Rolls-Royces in old age
In his recently-published book on Rolls Royce, George Oliver has a chapter entitled “See how they last”, covering some of the older models still in use. The author tells us he has consulted not only almost every motor journal but also all manner of newspapers and magazines, such as The Illustrated London News and The Tatler, so what follows is unlikely to be new to him.
However, it may interest others to see how motoring writers looked at the old Rolls-Royces long before the VCC or VSCC were formed.
In 1920, for instance, apart from noting that 1920 Ghosts were being re-bodied (two by Gills, one by Cunard) it was announced that SJ Gammell was giving to the Royce Ltd collection the 10hp Royce four-seater (registration SU13), he had bought in 1906 and used ever since. It was thought to be the 1903 Paris Salon car. Another motorist was using a two-cylinder Royce at this time, a two seater (registration CX 446) — and what happened to them in,later times?
Late in 1926 someone, I think Sammy Davis of The Autocar, discovered in the basement of the Rolls-Royce showroom in Conduit Street, London W1, what said to be the car which had finished in the 1905 Isle of Man TT, driven by Percy Northey. The racer now had a ungainly all-weather body, but revealed primitive features such as valve-rockers, a big governor, a fronted distributor and a magneto hiding coyly beneath the floorboards.
They got the old car going and its condition was found to be not at all bad; indirect gears audibly gave away their age, but direct-drive was quiet. Trade plates had been strapped on and off they went to (where else?) Brooklands Track, the indirect gear being engaged once out of London. Setting the oiling drip-feeds correctly took time, but this TT Rolls-Royce was good for 45 mph, even 50 mph, before the steering became a touch problematical.
At the Track people requested a trip round the Grand Prix course and someone, over-inquisitive, left the ignition on and welded the trembler-contacts together. This made running on the magneto imperative and five famous racing men toiled for twenty minutes on the handle before the four-cylinder 20hp engine fired. Alvis driver CM Harvey worked the hardest, quite without results …
After which it was back to Conduit Street. This car, which had seen service on the western front in World War One, was now used as a tourer by its owner, Stewart Burt. Sammy (it must have been SCHD!) thought what fun it would be to tell some snobbish person the Rolls would be brought round, and then turn up in this ancient model!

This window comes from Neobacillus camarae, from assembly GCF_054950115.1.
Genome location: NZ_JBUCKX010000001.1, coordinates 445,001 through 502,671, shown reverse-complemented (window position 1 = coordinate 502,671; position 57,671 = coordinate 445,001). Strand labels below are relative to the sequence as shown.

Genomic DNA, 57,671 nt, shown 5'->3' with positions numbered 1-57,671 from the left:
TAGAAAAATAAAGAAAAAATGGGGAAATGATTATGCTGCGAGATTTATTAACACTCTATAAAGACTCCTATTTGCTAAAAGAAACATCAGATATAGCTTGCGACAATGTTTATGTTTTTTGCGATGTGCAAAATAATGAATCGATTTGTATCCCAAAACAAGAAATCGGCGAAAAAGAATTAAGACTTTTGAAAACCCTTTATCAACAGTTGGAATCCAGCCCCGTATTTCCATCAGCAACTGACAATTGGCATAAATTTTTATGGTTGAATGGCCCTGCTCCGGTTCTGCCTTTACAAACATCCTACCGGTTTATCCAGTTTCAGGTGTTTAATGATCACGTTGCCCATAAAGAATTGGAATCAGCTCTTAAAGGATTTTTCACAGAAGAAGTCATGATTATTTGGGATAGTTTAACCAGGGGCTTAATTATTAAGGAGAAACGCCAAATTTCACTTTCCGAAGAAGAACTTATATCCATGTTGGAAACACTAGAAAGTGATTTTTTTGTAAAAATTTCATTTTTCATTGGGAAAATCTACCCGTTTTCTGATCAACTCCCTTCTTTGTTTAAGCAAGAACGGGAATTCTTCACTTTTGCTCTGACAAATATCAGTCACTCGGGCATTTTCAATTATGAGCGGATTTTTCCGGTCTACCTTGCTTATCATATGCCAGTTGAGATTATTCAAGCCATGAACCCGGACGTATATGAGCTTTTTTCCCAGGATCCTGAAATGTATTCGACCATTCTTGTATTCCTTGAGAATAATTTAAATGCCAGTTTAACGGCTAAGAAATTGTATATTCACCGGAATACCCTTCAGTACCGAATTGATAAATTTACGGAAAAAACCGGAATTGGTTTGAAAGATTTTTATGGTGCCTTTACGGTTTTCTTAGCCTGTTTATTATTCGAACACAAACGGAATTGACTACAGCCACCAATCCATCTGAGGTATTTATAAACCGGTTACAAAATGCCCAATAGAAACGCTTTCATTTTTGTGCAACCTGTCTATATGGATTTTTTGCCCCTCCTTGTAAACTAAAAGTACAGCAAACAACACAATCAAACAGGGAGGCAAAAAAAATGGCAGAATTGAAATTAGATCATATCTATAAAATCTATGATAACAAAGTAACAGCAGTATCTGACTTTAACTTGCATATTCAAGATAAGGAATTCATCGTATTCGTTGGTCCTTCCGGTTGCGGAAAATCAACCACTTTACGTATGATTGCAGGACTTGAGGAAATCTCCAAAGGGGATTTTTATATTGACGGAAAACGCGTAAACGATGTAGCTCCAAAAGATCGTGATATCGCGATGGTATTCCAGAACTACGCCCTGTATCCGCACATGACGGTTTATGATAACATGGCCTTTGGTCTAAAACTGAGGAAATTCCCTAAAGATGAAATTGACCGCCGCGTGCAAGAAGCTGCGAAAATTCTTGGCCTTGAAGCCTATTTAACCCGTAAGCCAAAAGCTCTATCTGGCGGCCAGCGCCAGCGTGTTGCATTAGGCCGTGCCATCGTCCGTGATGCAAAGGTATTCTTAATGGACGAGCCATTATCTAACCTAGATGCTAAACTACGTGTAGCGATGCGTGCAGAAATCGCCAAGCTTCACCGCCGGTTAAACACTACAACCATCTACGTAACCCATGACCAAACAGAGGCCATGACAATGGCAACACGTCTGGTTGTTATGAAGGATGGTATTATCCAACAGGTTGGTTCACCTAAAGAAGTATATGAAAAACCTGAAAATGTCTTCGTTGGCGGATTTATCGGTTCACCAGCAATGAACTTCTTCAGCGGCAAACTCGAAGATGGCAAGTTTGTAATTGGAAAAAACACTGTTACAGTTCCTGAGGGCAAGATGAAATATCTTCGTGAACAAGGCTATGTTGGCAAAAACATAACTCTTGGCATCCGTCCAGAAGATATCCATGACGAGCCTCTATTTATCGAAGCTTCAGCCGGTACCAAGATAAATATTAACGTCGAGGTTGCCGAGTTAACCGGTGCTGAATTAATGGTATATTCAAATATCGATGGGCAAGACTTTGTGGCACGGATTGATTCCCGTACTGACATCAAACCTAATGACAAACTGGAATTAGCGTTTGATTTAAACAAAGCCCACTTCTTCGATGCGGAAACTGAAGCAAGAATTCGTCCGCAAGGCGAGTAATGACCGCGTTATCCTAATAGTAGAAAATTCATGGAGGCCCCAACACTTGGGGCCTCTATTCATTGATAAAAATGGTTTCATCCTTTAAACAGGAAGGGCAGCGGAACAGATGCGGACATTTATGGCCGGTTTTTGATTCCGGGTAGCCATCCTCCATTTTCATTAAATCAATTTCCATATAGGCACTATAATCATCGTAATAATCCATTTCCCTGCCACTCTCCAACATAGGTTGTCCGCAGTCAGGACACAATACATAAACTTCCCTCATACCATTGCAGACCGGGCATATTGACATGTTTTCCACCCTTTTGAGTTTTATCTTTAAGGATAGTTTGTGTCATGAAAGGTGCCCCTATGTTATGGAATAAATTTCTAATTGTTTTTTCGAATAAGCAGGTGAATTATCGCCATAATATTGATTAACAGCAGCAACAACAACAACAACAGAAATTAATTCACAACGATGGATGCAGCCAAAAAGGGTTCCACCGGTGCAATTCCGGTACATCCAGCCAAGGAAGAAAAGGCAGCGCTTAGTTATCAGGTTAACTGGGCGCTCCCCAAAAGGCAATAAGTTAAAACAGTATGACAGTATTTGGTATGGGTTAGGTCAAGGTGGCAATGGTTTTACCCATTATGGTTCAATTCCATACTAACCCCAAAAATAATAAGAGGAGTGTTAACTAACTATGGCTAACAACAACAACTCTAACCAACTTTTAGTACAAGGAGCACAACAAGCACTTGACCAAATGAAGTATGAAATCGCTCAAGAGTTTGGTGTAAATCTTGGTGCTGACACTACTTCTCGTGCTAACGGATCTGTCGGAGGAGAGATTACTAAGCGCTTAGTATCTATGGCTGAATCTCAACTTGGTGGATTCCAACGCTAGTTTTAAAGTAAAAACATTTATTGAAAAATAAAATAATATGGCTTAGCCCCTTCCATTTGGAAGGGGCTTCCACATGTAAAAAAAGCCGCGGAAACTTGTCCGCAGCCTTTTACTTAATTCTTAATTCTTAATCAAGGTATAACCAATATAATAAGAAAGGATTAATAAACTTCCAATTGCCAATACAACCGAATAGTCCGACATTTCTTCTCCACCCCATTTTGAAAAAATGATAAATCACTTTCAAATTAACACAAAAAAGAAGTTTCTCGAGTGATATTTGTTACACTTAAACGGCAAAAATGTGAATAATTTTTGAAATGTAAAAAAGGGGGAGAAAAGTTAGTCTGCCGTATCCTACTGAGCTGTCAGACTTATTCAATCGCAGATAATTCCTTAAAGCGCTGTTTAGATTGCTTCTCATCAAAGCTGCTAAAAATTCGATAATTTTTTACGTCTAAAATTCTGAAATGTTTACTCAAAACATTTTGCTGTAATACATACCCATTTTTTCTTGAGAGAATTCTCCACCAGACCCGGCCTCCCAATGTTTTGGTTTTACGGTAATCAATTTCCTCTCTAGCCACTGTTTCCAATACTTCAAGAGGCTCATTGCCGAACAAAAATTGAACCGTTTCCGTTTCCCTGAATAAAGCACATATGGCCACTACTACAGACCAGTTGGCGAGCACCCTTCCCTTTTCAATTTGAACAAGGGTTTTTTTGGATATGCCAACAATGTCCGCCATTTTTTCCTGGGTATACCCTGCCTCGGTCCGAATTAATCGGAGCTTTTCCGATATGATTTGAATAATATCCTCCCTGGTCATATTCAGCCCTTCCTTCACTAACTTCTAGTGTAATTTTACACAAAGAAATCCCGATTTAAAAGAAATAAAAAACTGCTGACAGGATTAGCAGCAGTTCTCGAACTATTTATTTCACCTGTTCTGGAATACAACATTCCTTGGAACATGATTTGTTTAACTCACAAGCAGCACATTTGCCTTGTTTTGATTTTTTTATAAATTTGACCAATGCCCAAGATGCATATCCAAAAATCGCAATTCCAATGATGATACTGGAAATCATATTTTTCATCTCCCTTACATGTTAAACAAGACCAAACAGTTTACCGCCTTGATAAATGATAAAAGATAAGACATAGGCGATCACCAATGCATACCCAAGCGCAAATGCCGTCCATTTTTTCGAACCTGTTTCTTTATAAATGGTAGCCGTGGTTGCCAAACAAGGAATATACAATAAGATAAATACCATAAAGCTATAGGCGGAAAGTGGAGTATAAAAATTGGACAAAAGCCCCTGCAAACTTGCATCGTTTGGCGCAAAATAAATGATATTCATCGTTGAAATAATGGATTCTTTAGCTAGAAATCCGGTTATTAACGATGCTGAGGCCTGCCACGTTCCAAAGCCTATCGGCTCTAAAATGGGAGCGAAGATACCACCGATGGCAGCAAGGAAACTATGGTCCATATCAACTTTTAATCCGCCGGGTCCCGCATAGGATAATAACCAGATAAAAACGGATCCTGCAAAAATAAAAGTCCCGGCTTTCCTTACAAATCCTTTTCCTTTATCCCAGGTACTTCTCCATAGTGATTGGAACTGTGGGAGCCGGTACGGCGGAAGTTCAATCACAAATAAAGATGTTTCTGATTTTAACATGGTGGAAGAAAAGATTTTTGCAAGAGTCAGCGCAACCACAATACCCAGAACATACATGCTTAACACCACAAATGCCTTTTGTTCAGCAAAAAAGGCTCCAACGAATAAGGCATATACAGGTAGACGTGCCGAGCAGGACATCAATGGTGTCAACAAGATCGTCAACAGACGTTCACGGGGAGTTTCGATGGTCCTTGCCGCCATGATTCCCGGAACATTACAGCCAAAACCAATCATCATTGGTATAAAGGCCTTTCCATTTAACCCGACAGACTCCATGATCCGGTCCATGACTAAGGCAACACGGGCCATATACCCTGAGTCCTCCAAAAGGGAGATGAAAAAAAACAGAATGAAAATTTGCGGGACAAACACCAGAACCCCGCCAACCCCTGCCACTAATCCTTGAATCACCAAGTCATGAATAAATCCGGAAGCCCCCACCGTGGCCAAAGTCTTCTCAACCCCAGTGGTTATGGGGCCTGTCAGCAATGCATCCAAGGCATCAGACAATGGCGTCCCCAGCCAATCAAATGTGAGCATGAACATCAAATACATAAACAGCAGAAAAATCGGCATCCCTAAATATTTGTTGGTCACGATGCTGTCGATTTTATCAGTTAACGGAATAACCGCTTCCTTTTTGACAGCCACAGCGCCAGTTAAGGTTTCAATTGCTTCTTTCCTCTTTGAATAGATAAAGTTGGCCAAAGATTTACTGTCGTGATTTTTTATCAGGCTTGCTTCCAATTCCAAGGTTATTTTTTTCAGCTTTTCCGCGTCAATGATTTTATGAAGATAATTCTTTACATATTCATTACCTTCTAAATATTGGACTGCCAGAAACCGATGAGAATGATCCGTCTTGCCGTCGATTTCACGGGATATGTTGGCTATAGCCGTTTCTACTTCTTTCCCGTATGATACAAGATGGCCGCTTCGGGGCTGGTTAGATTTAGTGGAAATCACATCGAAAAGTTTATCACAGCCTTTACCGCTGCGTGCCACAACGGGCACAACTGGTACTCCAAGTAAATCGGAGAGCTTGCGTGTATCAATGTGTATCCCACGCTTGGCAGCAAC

Around this time, incidentally, pre-war 40/50s were still being given new coachwork, such as the 1914 car rebodied by Cole & Sons of Hammersmith as a four-door saloon. It was in 1929 that a 20-year-old example was found and some performance figures obtained for it.
Originally a landaulette, it had been laid up during the First World War and somewhat modernised by a pioneer motorist, Captain Crandall, in 1922. He raised the radiator by about 3in, and put on a new bonnet and scuttle and a four-seater sports body. In 1925 a Cookham neighbour, Captain Seeker, acquired the old Royce and did a few more mods, replacing the air-pressure petrol-feed with a vacuum-tank, the numerous grease-caps with nipples, and putting in a later-type transmission brake.
No less a person than AG Douglas Clease, then The Autocar’s technical editor, took the car for a long run. Looking quite modern in 1929, it nevertheless still had three-quarter-elliptic back springs, fixed wooden wheels with demountable rims and the old direct third gear. There was no starter, but the coil ignition responded quickly to hand-cranking, after which the engine could be commenced “on the switch”.
The clutch was found to be smooth, and it was normal to change directly from first into direct-third, unless better pick-up was required. From third to top was an easy change, but it needed a long straight road for the indirect gear to be effective and at speeds below 60 mph this emitted a slight hum. The change back into third was quick and easy, and in this gear the aged Rolls-Royce happily climbed twisty 1-in-10 gradients; second was sufficient on a 1-in-6 hill, speed never falling below 15 mph.
Those performance figures? 37 mph in second gear was quiet, fussless cruising. From a steady 10 mph (which is how acceleration tests should be conducted), 30 mph in direct-third took 12 seconds, reduced to 11 seconds by keeping the second speed in. What, I wonder, became of these long-lived Rolls-Royces? WB